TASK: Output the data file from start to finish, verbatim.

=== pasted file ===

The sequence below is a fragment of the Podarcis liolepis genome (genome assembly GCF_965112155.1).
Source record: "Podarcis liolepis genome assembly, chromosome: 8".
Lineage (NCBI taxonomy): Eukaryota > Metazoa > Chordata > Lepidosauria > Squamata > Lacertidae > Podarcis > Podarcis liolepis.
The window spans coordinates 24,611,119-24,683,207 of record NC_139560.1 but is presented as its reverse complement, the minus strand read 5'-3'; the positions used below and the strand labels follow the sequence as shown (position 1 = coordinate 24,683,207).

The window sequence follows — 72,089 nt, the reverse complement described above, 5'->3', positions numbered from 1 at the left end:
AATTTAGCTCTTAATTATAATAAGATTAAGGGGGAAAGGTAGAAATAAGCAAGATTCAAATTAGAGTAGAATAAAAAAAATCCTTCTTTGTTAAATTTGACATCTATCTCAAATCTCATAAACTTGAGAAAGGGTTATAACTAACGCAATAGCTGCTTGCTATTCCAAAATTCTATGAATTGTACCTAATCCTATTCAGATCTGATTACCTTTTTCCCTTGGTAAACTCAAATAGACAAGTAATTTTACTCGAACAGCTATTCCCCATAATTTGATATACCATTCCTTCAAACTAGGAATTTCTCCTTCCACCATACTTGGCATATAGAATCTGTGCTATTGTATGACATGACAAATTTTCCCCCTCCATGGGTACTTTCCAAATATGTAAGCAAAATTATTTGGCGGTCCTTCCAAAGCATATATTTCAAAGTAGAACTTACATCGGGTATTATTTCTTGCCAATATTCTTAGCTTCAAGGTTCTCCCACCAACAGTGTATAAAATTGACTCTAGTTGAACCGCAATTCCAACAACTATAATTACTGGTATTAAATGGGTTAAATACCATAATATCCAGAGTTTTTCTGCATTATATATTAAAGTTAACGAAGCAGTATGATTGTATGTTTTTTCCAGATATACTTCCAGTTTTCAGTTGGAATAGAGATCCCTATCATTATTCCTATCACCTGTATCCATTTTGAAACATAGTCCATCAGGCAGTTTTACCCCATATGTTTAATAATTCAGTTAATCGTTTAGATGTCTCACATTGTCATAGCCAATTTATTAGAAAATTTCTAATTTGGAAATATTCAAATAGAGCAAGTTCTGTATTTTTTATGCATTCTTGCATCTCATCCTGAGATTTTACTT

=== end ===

The sequence below is a fragment of the Podarcis liolepis genome (genome assembly GCF_965112155.1).
Source record: "Podarcis liolepis genome assembly, chromosome: 8".
Lineage (NCBI taxonomy): Eukaryota > Metazoa > Chordata > Lepidosauria > Squamata > Lacertidae > Podarcis > Podarcis liolepis.
The window spans coordinates 24,611,119-24,683,207 of record NC_139560.1 but is presented as its reverse complement, the minus strand read 5'-3'; the positions used below and the strand labels follow the sequence as shown (position 1 = coordinate 24,683,207).

The window sequence follows — 72,089 nt, the reverse complement described above, 5'->3', positions numbered from 1 at the left end:
AATTTAGCTCTTAATTATAATAAGATTAAGGGGGAAAGGTAGAAATAAGCAAGATTCAAATTAGAGTAGAATAAAAAAAATCCTTCTTTGTTAAATTTGACATCTATCTCAAATCTCATAAACTTGAGAAAGGGTTATAACTAACGCAATAGCTGCTTGCTATTCCAAAATTCTATGAATTGTACCTAATCCTATTCAGATCTGATTACCTTTTTCCCTTGGTAAACTCAAATAGACAAGTAATTTTACTCGAACAGCTATTCCCCATAATTTGATATACCATTCCTTCAAACTAGGAATTTCTCCTTCCACCATACTTGGCATATAGAATCTGTGCTATTGTATGACATGACAAATTTTCCCCCTCCATGGGTACTTTCCAAATATGTAAGCAAAATTATTTGGCGGTCCTTCCAAAGCATATATTTCAAAGTAGAACTTACATCGGGTATTATTTCTTGCCAATATTCTTAGCTTCAAGGTTCTCCCACCAACAGTGTATAAAATTGACTCTAGTTGAACCGCAATTCCAACAACTATAATTACTGGTATTAAATGGGTTAAATACCATAATATCCAGAGTTTTTCTGCATTATATATTAAAGTTAACGAAGCAGTATGATTGTATGTTTTTTCCAGATATACTTCCAGTTTTCAGTTGGAATAGAGATCCCTATCATTATTCCTATCACCTGTATCCATTTTGAAACATAGTCCATCAGGCAGTTTTACCCCATATGTTTAATAATTCAGTTAATCGTTTAGATGTCTCACATTGTCATAGCCAATTTATTAGAAAATTTCTAATTTGGAAATATTCAAATAGAGCAAGTTCTGTATTTTTTATGCATTCTTGCATCTCATCCTGAGATTTTACTT